Country briefing exerts and analysis from KCS Group
The ending of sanctions in Iran heralded a deluge of inward investment starting with the oil giant Total, and French auto maker Peugeot. But there is a real and growing danger that companies going to Iran, and their legal advisers, may lack the extensive skills and on-the-ground network to carry out the requisite due diligence.
Some companies have already experienced the dark side of the country. A well-known firm visited Iran six months ago. After only a three day visit, and having not conducted the necessary due diligence, entered into a premature business arrangement that cost them two million dollars.
A rising level of inward investment
The rising level of inward investment into Iran, now and in the future, means more companies will be racing to compete for lucrative contracts. In such an environment, many may be tempted to cut corners by carrying out insufficient due diligence. In less volatile and high-risk markets, firms are often unsure as to which advisers to approach in order to carry out the necessary checks on new business partners.
Since the lifting of sanctions against Iran, the West has turned its eyes towards the massive opportunity it offers those companies courageous and far-seeing enough to trail blaze one of the region’s fastest-emerging economies. Iran has leading manufacturing industries in car making and transportation, construction materials, home appliances, food and agricultural goods, armaments, pharmaceuticals, information technology, power, and petrochemicals. Iran has also developed the biotechnology, nanotechnology, and pharmaceutical industries.
Iran – the Dark Side
But the Dark Side of the picture is Iran’s political system. Despite Ahmadinejad being replaced by the more moderate Rouhani, corruption and economic mismanagement persist. Aside from political considerations, the country’s geography, history, and revolutionary political climate give Iran a high risk factor.
The company, which has already lost two million dollars, was fortunate not pay a far higher price. Its basic due diligence had been merely to check the companies and ensure the individuals they were dealing with were not on an FBI wanted list. This cursory form of due diligence will not even effectively protect travelling business executives from the risk of kidnapping, an ever-present danger in volatile Middle Eastern countries, such as Iran.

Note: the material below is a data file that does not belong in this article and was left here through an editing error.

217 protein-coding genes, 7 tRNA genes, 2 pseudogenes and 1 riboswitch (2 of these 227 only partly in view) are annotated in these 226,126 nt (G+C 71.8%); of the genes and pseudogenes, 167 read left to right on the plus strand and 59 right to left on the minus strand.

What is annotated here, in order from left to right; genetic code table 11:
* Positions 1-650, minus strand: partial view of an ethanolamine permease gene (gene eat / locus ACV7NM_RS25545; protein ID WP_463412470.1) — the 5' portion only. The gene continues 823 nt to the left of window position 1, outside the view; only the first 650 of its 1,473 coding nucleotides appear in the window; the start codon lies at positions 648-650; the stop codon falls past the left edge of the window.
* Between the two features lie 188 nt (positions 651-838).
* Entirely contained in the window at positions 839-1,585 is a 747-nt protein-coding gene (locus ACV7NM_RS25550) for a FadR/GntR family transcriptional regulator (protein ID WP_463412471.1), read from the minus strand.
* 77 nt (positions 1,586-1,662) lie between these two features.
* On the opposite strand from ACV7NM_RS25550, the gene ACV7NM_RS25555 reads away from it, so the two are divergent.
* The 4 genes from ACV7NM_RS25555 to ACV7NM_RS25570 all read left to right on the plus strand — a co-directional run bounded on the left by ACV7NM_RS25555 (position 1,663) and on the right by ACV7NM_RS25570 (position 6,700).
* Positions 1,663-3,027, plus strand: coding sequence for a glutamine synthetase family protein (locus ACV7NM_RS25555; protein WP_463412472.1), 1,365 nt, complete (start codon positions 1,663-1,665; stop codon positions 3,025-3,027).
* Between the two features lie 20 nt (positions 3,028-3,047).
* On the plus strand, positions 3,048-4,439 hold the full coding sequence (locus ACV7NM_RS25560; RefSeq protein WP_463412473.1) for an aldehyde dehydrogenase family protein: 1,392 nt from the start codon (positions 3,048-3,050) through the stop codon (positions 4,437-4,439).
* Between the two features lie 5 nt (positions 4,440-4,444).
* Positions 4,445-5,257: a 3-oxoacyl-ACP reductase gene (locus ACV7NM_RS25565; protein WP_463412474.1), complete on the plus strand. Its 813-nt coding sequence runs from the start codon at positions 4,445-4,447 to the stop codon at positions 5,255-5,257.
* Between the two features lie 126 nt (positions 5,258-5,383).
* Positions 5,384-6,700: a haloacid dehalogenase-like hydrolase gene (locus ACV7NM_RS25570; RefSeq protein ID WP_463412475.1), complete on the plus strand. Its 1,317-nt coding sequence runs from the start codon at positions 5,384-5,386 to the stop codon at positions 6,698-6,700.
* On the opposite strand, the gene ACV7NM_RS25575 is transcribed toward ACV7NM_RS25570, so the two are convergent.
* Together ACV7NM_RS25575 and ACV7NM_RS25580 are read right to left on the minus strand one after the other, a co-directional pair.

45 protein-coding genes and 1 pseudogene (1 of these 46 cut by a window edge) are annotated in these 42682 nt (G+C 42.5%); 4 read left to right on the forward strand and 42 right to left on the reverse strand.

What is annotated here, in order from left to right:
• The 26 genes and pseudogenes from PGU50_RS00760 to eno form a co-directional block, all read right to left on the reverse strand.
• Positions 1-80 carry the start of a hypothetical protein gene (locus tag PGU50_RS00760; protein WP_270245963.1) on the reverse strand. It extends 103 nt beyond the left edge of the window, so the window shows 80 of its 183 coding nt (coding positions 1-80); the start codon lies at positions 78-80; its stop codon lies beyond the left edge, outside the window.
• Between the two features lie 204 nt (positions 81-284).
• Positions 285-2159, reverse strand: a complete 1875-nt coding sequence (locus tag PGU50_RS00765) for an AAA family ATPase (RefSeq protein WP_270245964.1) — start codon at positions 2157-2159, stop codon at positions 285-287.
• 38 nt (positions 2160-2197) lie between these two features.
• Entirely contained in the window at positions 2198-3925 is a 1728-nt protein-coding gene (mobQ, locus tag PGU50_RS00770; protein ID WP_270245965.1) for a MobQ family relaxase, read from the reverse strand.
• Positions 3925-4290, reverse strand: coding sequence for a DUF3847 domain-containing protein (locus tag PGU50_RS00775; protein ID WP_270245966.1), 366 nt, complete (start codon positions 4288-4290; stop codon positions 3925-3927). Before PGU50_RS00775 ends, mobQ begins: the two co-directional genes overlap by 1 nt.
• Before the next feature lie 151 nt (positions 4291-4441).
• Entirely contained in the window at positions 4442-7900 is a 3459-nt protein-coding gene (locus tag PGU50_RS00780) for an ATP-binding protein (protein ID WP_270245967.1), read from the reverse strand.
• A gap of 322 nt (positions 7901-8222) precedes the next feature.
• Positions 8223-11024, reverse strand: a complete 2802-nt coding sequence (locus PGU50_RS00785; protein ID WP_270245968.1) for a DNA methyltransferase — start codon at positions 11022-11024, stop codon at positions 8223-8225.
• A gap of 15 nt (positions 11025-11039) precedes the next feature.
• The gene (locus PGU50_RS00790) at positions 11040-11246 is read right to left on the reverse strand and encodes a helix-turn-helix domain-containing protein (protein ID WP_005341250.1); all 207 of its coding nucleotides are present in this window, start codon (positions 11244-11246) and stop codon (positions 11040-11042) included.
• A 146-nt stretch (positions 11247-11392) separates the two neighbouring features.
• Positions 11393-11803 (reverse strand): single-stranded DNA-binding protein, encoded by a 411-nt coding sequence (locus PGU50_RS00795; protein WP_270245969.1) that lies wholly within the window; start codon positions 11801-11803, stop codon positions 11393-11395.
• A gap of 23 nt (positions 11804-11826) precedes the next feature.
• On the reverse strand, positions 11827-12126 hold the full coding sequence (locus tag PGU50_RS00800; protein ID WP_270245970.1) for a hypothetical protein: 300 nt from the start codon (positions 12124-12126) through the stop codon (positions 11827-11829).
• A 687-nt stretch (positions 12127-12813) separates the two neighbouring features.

Companies going into a challenging market need to be wary of individuals they may be asked to trust. Even in a relatively closed country, there are many individuals likely to have reasons to wish to hide their past and present connections from Westerners with whom they might wish to do business. Simply checking FBI or Interpol wanted lists is not likely to identify a skilled fraudster, or determined criminal or terrorist.
The only effective way for companies going into Iran to protect their business interests and the lives of their travelling executives is to carry out thorough due diligence comprising a high level of background research and marshalling on-the-ground embedded sources capable of carrying out discreet and legal local investigations.
Too many companies still have a naive faith in their own abilities to carry out basic due diligence simply by using a public search engine, such as Google. But most of the information on the internet is well below Google’s reach. A crooked individual has little difficulty in hiding their past or even creating a new identity on openly searched websites, such as LinkedIn. They can manipulate social media to create a new and apparently credible, but wholly fictitious identity. However, the Dark Web, the unseen part of the Internet accessible only via encryption which is favoured by criminals and terrorists, often tells a very different story. Fraudsters are highly active on Dark Web forums.
But online research, no matter how professionally executed, will not always tell the whole story in a society which has been closed to the outside world in many ways since the Revolution and deposition of the Shah in 1979. In order to carry out on-the-ground local research, it is necessary to have a team of operatives already embedded in the country.
Not only would carrying out sufficient online and on-the-ground due diligence be beyond the resources of most organizations and their advisers, but assembling a team of UK-based security contractors and local expertise would take time. And time can be a very expensive commodity for firms engaged in a contracts race in an emerging market, such as Iran. Close advisers, such as legal firms, may also lack the necessary skills and infrastructure to carry out crucial due diligence on future business partners in Iran.
For this reason, the KCS Group has developed a process known as Discreet Non-Conventional Due Diligence (DNCDD). This dovetails a team of internationally-based researchers (of which the KCS Group has roughly 7,000) checking open source and deep-background material research with embedded sources inside Iran.
Source: KCS Group
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